Written by Matthew Shi
I went into freshman year feeling confident, like most if not all freshmen. I had just graduated from middle school, had done fine in all my academics, and didn’t feel as if I could mess up. For me, the world was limitless, and anything I wanted to do I could accomplish.
A few months later, I wondered what the hell was wrong with me. Forget my optimism—Gunn was more of the same struggle that plagued me throughout elementary and middle school. Biology was destroying me, history was destroying me and even math – a subject I was normally great at and enjoyed – became a struggle. High school was more of the same fight that earlier grades had been. What I didn’t realize back then, though I suspected it, was that school had stopped being fun. I had stopped enjoying school, hanging out with friends, doing math and choir and badminton, even eating lunch. There was no joy in this ordeal—just a never-ending struggle of turning in homework, sleeping enough and finding some way to be happy but never reaching it. I began wondering if I was good enough to be in this school, to be in the classes that I was taking, to be “equal” to everyone else.
Sophomore year rolled in last year, and I was quite shaken from my performance freshman year. I vowed to put in the time and effort needed to get the grades I wanted. The community kept reinforcing the stereotype that “Asians get A’s,” and at the time, I believed that I had to get all A’s in order to be myself. The one day I walked into the choir room and saw the teacher with a clipboard—I had no idea what had happened. As he explained the news, I saw many people crying and leaving. I kept wondering, throughout the day, why this had happened to him. Why he had acted the way he did. What was the difference between me and him, when we had both thought the same way?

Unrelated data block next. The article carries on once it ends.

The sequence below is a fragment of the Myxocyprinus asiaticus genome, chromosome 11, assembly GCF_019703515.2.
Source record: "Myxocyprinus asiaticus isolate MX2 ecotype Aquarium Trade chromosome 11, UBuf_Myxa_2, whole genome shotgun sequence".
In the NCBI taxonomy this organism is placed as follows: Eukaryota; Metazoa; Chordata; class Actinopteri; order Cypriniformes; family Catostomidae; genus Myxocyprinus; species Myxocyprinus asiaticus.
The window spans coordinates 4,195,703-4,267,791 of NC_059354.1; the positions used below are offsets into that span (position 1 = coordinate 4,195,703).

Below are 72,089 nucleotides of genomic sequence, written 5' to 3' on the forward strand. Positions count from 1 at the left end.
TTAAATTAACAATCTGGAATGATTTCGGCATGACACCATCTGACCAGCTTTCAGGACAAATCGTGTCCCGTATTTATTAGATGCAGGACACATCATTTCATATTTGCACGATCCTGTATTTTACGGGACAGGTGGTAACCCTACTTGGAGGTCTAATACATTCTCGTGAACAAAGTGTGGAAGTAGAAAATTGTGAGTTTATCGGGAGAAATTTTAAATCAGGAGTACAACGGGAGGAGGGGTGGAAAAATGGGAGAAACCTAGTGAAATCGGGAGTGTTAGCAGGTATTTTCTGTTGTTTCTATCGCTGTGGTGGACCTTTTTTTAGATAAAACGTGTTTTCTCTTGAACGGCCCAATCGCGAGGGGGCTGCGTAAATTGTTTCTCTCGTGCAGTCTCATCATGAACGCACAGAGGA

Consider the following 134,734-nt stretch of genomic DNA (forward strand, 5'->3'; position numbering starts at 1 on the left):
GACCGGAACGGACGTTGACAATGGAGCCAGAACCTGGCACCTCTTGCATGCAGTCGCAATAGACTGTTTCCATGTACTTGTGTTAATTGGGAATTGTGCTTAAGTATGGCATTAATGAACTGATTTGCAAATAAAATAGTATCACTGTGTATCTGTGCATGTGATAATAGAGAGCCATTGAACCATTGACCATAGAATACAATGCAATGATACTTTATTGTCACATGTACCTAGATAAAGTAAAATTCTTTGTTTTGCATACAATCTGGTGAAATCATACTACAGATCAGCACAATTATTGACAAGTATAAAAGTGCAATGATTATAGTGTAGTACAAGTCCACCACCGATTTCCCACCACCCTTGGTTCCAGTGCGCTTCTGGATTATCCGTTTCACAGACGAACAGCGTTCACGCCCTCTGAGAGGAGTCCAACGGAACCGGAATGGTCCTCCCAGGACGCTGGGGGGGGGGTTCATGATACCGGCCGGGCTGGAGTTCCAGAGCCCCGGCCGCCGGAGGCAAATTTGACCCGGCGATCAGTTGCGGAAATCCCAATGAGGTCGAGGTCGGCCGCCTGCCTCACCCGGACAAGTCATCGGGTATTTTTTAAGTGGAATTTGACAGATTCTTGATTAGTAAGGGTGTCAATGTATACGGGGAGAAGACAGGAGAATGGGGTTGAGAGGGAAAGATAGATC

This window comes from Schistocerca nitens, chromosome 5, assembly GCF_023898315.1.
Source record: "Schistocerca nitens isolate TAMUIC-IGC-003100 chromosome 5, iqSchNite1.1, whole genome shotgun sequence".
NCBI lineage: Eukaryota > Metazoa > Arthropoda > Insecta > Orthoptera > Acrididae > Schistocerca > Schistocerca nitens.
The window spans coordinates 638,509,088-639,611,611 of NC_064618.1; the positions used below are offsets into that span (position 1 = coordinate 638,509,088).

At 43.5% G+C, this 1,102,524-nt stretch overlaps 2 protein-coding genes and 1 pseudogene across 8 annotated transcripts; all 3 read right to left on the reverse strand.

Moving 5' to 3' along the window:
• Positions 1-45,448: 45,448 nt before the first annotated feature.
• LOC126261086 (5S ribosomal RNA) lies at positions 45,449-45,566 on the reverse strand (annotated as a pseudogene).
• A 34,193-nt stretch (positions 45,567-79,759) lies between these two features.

My classmates and I continued through the rest of the semester shaken. I kept asking myself—what was it that kept me from acting the same way that he did? I thought for ages about what excuse I could say, what I could claim was the source for all this mental trouble. That winter break, I went on a cruise to the Caribbean, where I surprisingly met with another teenager who thought much the same as I did. We talked, and the more I tried to help her the more I realized that the same advice could be applied to me—I needed the help just as badly.
Why didn’t I go talk to someone else then?
Because I was afraid.
Of not being normal. Not—well, not like everyone else, who can put their feelings outside of the classroom and their focus into everything they ever do. Not like everyone else, who manages to be perfect. I’m just me, and I’m just a pawn in this world. One that has less use than normal, one that can’t explain WHY he’s there without realizing that he isn’t being the person that he COULD be.